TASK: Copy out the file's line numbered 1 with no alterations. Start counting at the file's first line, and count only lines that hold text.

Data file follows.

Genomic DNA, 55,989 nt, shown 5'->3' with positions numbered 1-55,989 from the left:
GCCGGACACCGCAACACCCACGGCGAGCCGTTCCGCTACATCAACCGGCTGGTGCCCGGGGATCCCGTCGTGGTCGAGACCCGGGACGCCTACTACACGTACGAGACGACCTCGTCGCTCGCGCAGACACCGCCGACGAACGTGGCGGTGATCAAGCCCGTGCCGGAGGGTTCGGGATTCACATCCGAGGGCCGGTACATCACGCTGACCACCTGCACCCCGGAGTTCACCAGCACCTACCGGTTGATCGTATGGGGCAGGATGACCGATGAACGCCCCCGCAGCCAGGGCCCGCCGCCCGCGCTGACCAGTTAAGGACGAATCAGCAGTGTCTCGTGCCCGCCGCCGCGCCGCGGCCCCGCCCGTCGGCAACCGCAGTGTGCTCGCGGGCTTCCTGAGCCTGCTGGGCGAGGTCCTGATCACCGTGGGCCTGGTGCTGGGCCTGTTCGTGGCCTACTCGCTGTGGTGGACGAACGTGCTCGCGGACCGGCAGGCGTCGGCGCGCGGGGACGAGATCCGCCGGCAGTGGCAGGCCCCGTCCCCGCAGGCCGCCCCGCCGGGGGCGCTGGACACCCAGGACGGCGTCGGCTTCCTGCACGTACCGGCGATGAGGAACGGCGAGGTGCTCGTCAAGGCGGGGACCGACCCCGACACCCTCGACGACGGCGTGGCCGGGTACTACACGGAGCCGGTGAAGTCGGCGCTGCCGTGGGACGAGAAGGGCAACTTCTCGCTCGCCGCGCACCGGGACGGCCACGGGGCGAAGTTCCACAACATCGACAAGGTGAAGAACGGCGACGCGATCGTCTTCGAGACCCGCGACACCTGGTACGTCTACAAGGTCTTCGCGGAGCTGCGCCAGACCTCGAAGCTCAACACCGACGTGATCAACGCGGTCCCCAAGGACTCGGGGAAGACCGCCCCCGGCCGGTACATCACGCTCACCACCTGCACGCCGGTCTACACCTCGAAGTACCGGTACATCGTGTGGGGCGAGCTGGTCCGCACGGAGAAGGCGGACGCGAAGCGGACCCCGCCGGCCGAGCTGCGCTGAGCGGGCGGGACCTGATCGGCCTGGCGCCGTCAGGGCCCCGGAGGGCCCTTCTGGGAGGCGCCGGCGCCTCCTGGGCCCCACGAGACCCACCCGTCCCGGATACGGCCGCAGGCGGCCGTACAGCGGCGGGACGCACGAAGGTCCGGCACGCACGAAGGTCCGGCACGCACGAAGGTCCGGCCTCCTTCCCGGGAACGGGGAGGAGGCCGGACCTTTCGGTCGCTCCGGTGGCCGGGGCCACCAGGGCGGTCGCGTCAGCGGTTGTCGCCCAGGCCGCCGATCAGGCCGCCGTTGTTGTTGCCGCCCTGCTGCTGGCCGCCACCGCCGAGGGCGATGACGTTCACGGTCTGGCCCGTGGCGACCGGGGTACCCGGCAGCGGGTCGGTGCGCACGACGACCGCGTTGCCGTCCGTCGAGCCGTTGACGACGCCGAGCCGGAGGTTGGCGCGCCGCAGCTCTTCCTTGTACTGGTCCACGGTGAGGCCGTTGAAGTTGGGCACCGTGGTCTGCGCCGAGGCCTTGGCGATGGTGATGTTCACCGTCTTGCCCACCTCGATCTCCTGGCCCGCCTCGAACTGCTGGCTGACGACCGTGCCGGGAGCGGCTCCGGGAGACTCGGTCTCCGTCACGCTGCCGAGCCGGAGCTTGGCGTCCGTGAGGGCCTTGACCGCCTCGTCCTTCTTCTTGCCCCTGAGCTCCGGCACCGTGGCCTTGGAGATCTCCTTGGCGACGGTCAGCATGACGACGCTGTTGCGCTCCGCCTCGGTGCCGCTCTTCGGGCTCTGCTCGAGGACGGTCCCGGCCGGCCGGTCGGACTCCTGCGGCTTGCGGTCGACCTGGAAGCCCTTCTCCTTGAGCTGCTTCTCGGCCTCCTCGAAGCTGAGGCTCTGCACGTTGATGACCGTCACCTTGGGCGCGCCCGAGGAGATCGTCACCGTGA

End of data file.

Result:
Genomic DNA, 55,989 nt, shown 5'->3' with positions numbered 1-55,989 from the left: